W3C home > Mailing lists > Public > public-webpayments-ig@w3.org > February 2016

Re: Comments on VCTF Report

From: Dave Longley <dlongley@digitalbazaar.com>
Date: Thu, 18 Feb 2016 11:03:42 -0500
To: Ian Jacobs <ij@w3.org>, Manu Sporny <msporny@digitalbazaar.com>
Cc: Web Payments IG <public-webpayments-ig@w3.org>, Credentials Community Group <public-credentials@w3.org>
Message-ID: <56C5EB5E.6070805@digitalbazaar.com>
On 02/17/2016 08:56 PM, Ian Jacobs wrote:
> [snip]
> My sense from reading the materials and your response, is that there
> was not consensus from the interviewees on where to start work. You
> wrote "No one said don't proceed with work in this area.” and "No one
> said data model and syntax shouldn’t be worked on.” I would hope for
> support for a particular direction from the interviewees, not just
> lack of opposition.

There was broad consensus with the problem statement and that we should
work on something at W3C. The something we discussed with interviewees
was data model+syntax for verifiable claims and a protocol for issuing
and sharing them. There was disagreement on the protocol idea with two
different camps: one expressing that existing technologies could be
reused and another expressing that existing technologies are definitely
insufficient to solve the problem.

With regard to the data model+syntax, there were explicit statements of
support and only one interviewee, Dick Hardt, mentioned that coming up
with another way to express a claim isn't necessary -- therefore putting
an emphasis on working on a protocol (or "privacy-protecting
architecture"). Dick Hardt felt very strongly that existing technologies
did not solve that problem:

Manu Sporny: When we didn't have user centric there -- a lot of
assertions were made that the tech is already there, like OpenID
Connect, SAML, etc. and those techs exist and can express, present,
receive verifiable claims.

Dick Hardt: I don't think so.

Dick Hardt: Having worked on a number of those technologies I don't
think they do it at all. They do it for like one or two claims right?
But it's not a broad thing where I can go to any random site and share a
wide variety claims with them... I can go to a site and prove I have a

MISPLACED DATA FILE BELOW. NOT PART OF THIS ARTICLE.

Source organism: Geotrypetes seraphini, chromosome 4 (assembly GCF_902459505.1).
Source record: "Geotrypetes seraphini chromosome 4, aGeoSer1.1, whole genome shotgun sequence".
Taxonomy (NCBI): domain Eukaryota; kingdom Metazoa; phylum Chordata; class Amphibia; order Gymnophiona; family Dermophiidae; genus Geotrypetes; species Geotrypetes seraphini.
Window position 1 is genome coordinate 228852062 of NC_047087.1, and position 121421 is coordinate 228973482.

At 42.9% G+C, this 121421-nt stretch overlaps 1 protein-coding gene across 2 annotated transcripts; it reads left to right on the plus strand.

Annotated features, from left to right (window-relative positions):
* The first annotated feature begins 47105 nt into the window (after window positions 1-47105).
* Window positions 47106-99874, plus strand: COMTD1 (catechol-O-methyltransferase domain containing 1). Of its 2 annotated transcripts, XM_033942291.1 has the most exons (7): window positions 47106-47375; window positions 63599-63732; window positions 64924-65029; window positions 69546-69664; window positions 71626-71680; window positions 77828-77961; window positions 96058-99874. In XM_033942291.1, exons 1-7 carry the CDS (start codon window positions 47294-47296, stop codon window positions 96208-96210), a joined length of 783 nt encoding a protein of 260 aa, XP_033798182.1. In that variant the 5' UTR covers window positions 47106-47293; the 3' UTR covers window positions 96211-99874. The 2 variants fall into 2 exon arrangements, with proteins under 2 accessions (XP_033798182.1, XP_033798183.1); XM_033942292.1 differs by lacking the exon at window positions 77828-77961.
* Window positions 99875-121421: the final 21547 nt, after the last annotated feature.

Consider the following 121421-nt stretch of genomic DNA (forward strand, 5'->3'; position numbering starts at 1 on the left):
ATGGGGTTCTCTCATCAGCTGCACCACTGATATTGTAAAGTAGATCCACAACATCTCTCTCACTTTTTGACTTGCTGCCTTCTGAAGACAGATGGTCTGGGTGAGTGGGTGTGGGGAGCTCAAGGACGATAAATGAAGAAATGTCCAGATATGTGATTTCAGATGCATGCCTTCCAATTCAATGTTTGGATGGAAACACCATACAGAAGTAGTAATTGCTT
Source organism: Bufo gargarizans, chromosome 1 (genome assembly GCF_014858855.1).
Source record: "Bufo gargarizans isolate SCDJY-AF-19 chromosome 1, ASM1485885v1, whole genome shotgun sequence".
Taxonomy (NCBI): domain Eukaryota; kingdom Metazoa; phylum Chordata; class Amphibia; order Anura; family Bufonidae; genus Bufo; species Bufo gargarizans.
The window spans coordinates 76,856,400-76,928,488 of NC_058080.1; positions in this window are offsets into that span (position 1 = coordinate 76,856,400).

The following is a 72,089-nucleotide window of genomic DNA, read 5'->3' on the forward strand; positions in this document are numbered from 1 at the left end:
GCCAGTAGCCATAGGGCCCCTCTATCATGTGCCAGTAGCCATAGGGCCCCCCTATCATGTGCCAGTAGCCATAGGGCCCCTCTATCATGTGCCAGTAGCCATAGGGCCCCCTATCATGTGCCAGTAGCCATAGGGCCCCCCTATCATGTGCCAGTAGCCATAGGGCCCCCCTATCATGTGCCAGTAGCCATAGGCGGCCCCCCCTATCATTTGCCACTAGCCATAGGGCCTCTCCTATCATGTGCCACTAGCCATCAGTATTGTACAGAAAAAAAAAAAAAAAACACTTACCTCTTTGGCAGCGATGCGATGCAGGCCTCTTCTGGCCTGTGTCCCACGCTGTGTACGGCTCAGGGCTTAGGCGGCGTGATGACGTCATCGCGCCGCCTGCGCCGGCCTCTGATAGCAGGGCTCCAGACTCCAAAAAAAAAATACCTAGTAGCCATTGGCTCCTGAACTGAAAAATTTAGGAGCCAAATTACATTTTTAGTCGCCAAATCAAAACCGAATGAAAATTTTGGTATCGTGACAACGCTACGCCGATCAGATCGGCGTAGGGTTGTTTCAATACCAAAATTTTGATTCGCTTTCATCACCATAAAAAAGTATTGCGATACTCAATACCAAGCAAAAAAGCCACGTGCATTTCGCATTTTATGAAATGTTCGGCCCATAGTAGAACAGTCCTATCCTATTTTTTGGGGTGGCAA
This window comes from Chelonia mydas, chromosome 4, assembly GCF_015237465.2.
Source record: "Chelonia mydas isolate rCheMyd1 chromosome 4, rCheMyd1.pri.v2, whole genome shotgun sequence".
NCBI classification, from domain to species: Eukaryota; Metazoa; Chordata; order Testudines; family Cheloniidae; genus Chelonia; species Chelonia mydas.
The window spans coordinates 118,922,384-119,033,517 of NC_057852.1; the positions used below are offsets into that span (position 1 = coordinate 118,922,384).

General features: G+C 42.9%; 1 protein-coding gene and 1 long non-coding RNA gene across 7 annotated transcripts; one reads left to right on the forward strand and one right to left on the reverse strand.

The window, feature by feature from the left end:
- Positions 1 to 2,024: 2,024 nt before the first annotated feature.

google or facebook account, but none of the interesting things I just
talked about.

So his position was that we should work on a protocol/architecture and
not a syntax, but that position didn't square with other feedback.

So given these findings:

There is consensus that work should be done at W3C to address the
problem statement, where potential work items are data model+syntax and

For data model+syntax, there were statements of support coupled with
minimal push back.

For protocol, while most interviewees supported working on a protocol,
several others pushed back.

It follows that:

Of the potential work items, there is consensus to work on a data
model+syntax, but not on a protocol.

Our plan moving forward, therefore, was to recommend working on a
charter that started small with work items that included a data
model+syntax and to research and document whether or not existing
technologies could work for protocol/architecture or if they needed to
be augmented with new ones.

We would then share this draft charter with the interviewees to collect
their thoughts again. I liked your suggestion in a later mail
recommending that we also share CG use cases that we felt were within
the bounds of consensus and get their feedback on them. I agree we
should do that and can do so when we present the draft charter to them.

Dave Longley
Digital Bazaar, Inc.
Received on Thursday, 18 February 2016 16:04:07 UTC

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